Then, use your miter gauge to run the plank through the saw, squaring off each end. Then you’re done!

In Summary

This process is for a board where you have no flat or accurate reference faces.

  • You need to use some plywood with a known straight edge as a jig to get the first two faces flat and true, attaching your piece of timber with screws. Be sure to allow an overhang so that you cut only your timber and not the ply.
  • I have heard of people using double-sided tape to fasten the board to the ply, but I’m not that brave. If you do decide to use tape, I strongly advise slow feeds and light cuts! I wouldn’t advise it, however.
  • Use the known good edge of the plywood to run along the rip fence as you cut; this ensures that the first cut face will be accurate and parallel to the fence.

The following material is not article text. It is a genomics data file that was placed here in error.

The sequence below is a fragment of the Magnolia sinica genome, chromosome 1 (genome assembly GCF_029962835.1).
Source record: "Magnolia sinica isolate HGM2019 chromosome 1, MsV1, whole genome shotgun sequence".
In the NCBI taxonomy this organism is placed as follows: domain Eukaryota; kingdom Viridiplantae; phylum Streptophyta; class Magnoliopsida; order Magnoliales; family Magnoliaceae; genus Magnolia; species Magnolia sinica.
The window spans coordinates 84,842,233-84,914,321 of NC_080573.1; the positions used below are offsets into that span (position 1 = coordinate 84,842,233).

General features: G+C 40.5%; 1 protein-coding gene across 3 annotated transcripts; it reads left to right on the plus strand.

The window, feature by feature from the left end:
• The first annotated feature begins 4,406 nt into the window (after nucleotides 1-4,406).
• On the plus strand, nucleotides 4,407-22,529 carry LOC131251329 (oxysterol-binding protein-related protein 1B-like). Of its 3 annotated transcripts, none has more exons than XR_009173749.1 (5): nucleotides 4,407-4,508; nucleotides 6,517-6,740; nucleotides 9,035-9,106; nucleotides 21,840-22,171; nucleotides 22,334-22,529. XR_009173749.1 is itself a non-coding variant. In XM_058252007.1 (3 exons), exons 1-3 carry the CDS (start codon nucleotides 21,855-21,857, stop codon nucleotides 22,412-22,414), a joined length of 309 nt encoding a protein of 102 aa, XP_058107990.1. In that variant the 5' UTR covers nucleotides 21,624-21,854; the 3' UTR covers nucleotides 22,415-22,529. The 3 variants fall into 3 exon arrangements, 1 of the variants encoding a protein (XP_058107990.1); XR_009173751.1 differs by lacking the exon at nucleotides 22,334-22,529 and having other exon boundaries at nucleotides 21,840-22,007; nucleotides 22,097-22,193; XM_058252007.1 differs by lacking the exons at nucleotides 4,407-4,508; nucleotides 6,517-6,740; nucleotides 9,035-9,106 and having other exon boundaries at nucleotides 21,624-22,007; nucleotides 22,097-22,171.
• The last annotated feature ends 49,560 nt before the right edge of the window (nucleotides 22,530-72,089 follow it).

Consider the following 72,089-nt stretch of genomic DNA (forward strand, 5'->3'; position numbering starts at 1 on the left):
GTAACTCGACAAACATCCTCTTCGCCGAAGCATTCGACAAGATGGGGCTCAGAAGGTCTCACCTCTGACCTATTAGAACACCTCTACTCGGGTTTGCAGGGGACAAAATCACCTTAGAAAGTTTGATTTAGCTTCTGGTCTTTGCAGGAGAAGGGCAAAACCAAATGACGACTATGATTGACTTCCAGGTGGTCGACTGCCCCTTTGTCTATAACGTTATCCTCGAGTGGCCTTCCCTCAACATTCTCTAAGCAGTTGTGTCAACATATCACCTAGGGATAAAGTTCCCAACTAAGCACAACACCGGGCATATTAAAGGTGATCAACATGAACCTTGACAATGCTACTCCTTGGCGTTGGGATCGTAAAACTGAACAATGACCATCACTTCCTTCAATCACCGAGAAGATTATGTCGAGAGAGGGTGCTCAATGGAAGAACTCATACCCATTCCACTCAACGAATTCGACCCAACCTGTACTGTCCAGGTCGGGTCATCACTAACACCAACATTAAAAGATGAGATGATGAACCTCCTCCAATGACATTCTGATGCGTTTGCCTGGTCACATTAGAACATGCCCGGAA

• Unscrew the board, turn it 90 degrees so the newly cut face is face-down on the plywood, and re-screw. Don’t forget the overhang! Once again, use the known good edge of the plywood to run along the rip fence as you cut. You will have a second cut face parallel to the fence and 90 degrees to the first cut face.
  • Now you have your two reference faces; you can unscrew the jig and put it aside. Using the two reference faces, one against the fence and the other face-down on the table, cut your third face.
  • You have three parallel and flat faces; cut the fourth face, then trim the ends using the mitre gauge. Be sure to square the mitre gauge before use.
  • Remember that if you only want to trim off a board with a wavy edge, you can leave out steps three and five, as the top and bottom faces will already be flat.

I trust this article has been helpful and thank you for reading!

About the author

Picture of David Yeoman

David Yeoman

I'm a technical writer who writes in-depth articles for readers wanting uncomplicated explanations for creative topics made difficult by industry jargon. I'm a woodworker, metalworker, landscape photographer, writer, Python and PostgreSQL programmer, and pilot. Freelance after 42 years in the corporate world, I have an MBA in Technology.